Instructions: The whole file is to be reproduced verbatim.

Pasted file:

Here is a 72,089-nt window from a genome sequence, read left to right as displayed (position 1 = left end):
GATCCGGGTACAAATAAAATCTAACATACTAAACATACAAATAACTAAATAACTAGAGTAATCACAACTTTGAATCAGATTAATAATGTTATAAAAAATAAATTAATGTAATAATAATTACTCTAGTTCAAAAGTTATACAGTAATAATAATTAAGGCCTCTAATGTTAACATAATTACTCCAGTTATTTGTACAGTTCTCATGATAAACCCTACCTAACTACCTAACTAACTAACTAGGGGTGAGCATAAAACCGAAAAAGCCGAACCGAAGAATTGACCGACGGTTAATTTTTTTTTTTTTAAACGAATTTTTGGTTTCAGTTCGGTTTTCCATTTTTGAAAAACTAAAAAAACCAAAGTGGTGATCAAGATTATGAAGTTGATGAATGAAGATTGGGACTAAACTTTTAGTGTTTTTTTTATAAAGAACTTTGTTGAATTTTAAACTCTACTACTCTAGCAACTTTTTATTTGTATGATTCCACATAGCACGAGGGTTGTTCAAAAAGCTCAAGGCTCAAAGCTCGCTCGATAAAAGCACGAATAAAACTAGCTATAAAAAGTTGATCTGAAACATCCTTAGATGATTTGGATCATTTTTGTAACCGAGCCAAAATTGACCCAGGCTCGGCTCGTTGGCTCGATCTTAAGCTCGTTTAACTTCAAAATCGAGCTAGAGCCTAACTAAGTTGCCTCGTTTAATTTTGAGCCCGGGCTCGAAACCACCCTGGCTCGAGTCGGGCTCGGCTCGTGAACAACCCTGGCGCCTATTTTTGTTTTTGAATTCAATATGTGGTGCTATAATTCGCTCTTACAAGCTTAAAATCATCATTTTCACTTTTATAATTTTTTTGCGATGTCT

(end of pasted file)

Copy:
Here is a 72,089-nt window from a genome sequence, read left to right as displayed (position 1 = left end):
GATCCGGGTACAAATAAAATCTAACATACTAAACATACAAATAACTAAATAACTAGAGTAATCACAACTTTGAATCAGATTAATAATGTTATAAAAAATAAATTAATGTAATAATAATTACTCTAGTTCAAAAGTTATACAGTAATAATAATTAAGGCCTCTAATGTTAACATAATTACTCCAGTTATTTGTACAGTTCTCATGATAAACCCTACCTAACTACCTAACTAACTAACTAGGGGTGAGCATAAAACCGAAAAAGCCGAACCGAAGAATTGACCGACGGTTAATTTTTTTTTTTTTAAACGAATTTTTGGTTTCAGTTCGGTTTTCCATTTTTGAAAAACTAAAAAAACCAAAGTGGTGATCAAGATTATGAAGTTGATGAATGAAGATTGGGACTAAACTTTTAGTGTTTTTTTTATAAAGAACTTTGTTGAATTTTAAACTCTACTACTCTAGCAACTTTTTATTTGTATGATTCCACATAGCACGAGGGTTGTTCAAAAAGCTCAAGGCTCAAAGCTCGCTCGATAAAAGCACGAATAAAACTAGCTATAAAAAGTTGATCTGAAACATCCTTAGATGATTTGGATCATTTTTGTAACCGAGCCAAAATTGACCCAGGCTCGGCTCGTTGGCTCGATCTTAAGCTCGTTTAACTTCAAAATCGAGCTAGAGCCTAACTAAGTTGCCTCGTTTAATTTTGAGCCCGGGCTCGAAACCACCCTGGCTCGAGTCGGGCTCGGCTCGTGAACAACCCTGGCGCCTATTTTTGTTTTTGAATTCAATATGTGGTGCTATAATTCGCTCTTACAAGCTTAAAATCATCATTTTCACTTTTATAATTTTTTTGCGATGTCT